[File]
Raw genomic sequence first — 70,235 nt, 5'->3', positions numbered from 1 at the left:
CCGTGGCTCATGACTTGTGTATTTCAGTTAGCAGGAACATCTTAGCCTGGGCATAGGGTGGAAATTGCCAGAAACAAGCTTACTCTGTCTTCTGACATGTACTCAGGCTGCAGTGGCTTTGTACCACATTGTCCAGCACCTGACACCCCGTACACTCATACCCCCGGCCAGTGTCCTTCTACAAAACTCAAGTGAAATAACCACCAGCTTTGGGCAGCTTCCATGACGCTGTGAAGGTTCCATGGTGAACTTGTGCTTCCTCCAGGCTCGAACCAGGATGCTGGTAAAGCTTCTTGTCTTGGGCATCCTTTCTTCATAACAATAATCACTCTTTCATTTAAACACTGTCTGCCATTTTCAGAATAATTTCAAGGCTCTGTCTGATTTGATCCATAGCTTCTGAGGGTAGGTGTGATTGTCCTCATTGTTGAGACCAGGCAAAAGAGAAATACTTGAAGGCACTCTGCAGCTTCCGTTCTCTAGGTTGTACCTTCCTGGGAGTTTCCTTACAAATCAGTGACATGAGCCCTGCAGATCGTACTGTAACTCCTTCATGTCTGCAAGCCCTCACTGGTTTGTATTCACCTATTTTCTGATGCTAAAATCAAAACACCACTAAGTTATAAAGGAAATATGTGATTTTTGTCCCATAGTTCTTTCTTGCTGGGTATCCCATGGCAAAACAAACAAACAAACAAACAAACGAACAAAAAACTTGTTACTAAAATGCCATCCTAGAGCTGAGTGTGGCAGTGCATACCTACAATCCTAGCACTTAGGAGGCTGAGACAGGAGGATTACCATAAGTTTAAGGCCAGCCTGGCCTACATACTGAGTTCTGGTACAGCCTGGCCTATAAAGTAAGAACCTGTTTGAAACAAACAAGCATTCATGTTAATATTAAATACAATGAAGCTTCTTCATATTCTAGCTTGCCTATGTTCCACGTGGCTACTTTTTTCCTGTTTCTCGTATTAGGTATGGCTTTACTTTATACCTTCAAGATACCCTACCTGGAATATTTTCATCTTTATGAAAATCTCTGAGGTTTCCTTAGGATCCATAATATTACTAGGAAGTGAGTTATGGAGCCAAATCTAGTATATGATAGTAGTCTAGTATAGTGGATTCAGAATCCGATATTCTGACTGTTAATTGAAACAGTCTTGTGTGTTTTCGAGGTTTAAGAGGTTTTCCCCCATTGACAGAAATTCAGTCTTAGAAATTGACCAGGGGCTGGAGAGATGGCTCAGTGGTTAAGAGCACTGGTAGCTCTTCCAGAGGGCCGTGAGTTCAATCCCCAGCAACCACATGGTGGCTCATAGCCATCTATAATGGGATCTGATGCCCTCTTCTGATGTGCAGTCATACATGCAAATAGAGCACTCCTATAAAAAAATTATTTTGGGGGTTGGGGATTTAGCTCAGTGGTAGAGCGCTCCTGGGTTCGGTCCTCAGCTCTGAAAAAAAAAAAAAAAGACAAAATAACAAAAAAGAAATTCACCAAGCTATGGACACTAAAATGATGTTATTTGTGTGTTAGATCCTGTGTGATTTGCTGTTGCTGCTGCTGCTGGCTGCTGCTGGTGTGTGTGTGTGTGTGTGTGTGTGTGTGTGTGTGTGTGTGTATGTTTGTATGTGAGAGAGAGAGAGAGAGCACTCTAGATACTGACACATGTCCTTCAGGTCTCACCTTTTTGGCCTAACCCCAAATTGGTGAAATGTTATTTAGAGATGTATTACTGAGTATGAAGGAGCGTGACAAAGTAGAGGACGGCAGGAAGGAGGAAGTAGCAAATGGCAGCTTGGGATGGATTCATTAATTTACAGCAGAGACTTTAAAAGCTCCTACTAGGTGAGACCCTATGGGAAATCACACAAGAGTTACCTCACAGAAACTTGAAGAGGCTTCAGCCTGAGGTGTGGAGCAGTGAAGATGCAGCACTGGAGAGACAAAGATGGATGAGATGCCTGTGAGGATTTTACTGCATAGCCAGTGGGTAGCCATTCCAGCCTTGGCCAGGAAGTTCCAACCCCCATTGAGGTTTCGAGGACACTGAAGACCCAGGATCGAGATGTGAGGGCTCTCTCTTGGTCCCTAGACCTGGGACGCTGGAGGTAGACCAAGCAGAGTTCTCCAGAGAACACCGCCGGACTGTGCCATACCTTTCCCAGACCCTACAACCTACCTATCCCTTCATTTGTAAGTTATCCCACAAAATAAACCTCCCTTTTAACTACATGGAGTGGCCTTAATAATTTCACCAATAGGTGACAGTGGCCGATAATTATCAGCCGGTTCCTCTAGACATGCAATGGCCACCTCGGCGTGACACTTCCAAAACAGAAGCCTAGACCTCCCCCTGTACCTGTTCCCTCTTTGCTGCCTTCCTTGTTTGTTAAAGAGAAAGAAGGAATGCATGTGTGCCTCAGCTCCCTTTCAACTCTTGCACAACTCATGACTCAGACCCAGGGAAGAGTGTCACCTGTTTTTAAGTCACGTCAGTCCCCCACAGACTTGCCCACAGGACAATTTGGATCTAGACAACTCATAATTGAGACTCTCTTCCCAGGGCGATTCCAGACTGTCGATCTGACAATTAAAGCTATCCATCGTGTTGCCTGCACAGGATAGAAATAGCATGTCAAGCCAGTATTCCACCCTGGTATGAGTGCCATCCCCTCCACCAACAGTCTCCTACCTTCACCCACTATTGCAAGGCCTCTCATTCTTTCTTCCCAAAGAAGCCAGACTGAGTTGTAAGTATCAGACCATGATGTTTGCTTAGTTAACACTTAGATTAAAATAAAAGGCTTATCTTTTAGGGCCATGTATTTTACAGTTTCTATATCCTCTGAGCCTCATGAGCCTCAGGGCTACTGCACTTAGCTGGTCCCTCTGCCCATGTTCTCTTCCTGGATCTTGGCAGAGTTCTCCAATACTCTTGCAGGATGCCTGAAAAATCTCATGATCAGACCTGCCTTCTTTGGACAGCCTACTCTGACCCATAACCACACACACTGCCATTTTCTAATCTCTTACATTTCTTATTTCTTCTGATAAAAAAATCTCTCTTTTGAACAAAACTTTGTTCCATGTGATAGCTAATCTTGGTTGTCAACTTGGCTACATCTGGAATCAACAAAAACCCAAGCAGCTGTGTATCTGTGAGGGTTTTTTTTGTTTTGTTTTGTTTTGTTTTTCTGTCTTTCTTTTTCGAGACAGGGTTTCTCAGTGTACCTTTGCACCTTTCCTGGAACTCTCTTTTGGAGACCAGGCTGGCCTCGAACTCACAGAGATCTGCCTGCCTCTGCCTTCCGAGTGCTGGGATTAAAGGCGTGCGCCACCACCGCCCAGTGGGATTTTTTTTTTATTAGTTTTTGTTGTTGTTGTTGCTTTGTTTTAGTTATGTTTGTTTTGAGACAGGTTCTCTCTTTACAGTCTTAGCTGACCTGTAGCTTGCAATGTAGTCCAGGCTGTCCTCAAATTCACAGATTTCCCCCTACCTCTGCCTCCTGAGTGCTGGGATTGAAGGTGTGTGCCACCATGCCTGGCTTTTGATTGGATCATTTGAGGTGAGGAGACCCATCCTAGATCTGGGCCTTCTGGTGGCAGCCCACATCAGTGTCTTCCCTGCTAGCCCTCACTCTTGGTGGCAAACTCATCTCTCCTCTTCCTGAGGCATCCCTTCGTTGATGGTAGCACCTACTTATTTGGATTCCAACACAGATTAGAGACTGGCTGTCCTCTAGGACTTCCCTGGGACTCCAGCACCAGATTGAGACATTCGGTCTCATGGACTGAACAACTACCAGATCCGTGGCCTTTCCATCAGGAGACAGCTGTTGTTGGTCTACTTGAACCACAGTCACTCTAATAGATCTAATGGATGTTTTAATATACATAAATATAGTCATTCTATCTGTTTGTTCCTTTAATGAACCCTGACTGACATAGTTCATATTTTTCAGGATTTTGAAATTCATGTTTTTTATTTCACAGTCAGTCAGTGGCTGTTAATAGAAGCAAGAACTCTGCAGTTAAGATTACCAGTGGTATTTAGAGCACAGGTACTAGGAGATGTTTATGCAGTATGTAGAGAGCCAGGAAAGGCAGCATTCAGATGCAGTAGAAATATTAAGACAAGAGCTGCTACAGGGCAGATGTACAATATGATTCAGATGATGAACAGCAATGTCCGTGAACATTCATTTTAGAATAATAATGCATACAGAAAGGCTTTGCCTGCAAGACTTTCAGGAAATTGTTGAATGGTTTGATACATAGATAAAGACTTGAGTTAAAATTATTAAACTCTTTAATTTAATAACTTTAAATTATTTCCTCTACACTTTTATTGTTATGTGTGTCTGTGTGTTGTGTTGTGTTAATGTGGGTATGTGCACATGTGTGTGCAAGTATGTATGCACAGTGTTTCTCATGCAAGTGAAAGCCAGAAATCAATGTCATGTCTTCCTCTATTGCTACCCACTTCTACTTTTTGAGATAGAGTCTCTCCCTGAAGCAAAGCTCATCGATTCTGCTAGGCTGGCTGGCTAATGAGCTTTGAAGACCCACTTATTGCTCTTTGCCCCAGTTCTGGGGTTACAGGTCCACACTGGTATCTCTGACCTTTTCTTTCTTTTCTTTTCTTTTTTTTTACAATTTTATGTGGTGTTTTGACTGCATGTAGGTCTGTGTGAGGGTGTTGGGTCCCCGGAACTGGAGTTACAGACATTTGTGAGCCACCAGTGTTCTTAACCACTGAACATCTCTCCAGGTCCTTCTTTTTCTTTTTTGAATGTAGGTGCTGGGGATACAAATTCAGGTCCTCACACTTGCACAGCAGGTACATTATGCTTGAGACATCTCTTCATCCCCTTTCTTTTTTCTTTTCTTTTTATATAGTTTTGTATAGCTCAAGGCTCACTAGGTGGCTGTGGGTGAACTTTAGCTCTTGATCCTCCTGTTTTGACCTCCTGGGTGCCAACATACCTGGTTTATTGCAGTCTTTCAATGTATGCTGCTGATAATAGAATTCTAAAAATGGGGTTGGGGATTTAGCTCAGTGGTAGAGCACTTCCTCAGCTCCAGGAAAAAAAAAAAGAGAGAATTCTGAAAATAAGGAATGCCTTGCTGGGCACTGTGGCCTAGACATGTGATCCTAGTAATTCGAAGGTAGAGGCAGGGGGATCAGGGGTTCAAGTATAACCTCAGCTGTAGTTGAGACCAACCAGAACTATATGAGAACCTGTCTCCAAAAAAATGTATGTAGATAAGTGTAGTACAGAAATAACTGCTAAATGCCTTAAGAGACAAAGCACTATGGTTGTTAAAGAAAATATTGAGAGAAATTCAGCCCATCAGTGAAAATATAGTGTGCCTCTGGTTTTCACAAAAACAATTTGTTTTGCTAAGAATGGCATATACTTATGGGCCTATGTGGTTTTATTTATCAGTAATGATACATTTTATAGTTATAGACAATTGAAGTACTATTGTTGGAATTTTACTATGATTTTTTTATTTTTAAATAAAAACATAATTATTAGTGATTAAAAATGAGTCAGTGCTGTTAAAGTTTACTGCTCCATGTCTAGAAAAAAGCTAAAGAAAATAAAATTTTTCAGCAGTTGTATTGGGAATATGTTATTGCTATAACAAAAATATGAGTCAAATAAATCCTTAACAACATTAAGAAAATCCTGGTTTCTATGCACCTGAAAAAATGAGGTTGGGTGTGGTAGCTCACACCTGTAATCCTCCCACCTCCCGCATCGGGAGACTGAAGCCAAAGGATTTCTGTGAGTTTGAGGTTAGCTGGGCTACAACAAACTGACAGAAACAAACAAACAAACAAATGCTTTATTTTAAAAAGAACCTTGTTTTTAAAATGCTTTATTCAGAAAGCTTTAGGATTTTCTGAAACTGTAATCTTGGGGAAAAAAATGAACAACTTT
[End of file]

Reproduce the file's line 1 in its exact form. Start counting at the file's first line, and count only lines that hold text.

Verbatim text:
Raw genomic sequence first — 70,235 nt, 5'->3', positions numbered from 1 at the left: